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When the three-man musical group Das Racist took the stage, overlooking the crowd of Harvard students gathered at YardFest in historic Tercentenary Theater, they offered a greeting that perhaps has not been yelled from the steps of Memorial Church before.
“What’s up, you drunk, overprivileged shits?”
Despite the sunny 70 degree weather, the concert—which featured The Nostalgics, 3LAU, and The Cataracs along with the brash members of Das Racist—was sparsely attended by students on Sunday.
Those who attended, many in bro tanks, soared on tire swings provided by the College Events Board, hit beach balls in the air, and hoisted each other on their shoulders.
“[Yardfest is] a great way to celebrate,” said Lowell House Master Diana L. Eck as she watched students from a distance. “We saw a few people pre-gaming, but that’s inevitable.”
Despite the festive atmosphere, many students complained about the performers at the annual spring concert.
“I think they could have gotten better-known artists,” said Kathleen Scout O’Beirne ’15, comparing YardFest unfavorably to spring concerts at other Ivy League schools such as Penn, where Tiesto and Passion Pit performed Friday.
Next weekend, T-Pain will headline at Yale’s Spring Fling, accompanied by Passion Pit and 3LAU.
Unsatisfied by their initial stereotyping of the Harvard audience, the members of Das Racist—Ashok “Dapwell” Kondabolu, Himanshu “Heems” K. Suri, and Victor “Kool A.D.” Vazquez—attempted to pump up the crowd by yelling, “All you white people make some noise.”
Freshmen who attended YardFest last year, when it fell during Visitas and reached an all-time-high attendance level, said they did not enjoy the concert as much this year.
“Last year people were raging,” O’Beirne said. “I would enjoy more dancing.”
Kimberly B. Johansson ’15 said that The Nostalgics, the student Motown band that opened the concert, was her favorite act. She said that she was not excited for the other bands because she was not familiar with their music.
Burton K. Mayer ’13, The Nostalgics’ drummer, said the band brought a different sound to this year’s “electro-heavy” artist line-up.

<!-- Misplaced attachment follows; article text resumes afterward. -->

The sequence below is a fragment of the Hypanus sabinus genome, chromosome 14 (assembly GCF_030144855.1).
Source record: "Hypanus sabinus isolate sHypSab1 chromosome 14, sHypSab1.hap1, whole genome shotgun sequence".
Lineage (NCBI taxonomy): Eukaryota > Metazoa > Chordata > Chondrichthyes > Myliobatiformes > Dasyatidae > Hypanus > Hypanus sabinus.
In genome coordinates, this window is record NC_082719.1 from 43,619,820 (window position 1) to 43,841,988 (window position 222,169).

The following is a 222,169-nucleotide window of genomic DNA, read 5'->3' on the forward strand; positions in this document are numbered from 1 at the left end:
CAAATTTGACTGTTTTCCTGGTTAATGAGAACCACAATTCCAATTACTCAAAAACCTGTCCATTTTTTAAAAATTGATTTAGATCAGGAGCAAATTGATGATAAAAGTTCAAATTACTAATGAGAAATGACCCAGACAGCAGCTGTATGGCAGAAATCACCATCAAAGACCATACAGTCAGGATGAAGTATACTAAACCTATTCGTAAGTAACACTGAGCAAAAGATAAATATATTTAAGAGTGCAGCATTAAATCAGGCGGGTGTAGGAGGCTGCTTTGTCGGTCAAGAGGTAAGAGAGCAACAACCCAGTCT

“We tried to pack in as much Motown as possible,” Mayer said.
Jackson F. Cashion ’13, another member of the band, added that he enjoyed playing for his peers.
“It was an incredible opportunity to perform for the entire student body at once,” Cashion said.
While listening to The Nostalgics, Adams House Master John G. “Sean” Palfrey ’67 said he came to YardFest to support Cashion, who is also co-chair of Adams House Committee.
Although Palfrey did not stay very long, he said he stopped by to say hello to students.
“This is where our people are,” Palfrey said.
Some students said they were more enthusiastic about after-parties than the concert.
While students were still dancing to the music of The Cataracs, maintenance crews and College Events Board members began cleaning up Tercentenary Theater.
“We have to put the Yard back together for tomorrow,” said Anthony J. Pacillo, the senior manager of Harvard Yard and freshman dormitories.
Along with students headed toward the continuation of their fun evenings and clean-up crews with a mind on finishing the work, some performers seemed to be in a hurry to end the show as well.
But the band played on. “We’re going to keep playing,” a member of Das Racist said during the group’s set. “Contractual obligation.”
—Staff writer Eliza M. Nguyen can be reached at email@example.com.
—Staff writer Jane Seo can be reached at firstname.lastname@example.org.
This article has been revised to reflect the following correction:
CORRECTION: April 16
An earlier version of this article said that Tiesto and Passion Pit performed at Penn on Saturday. In fact, they performed on Friday.
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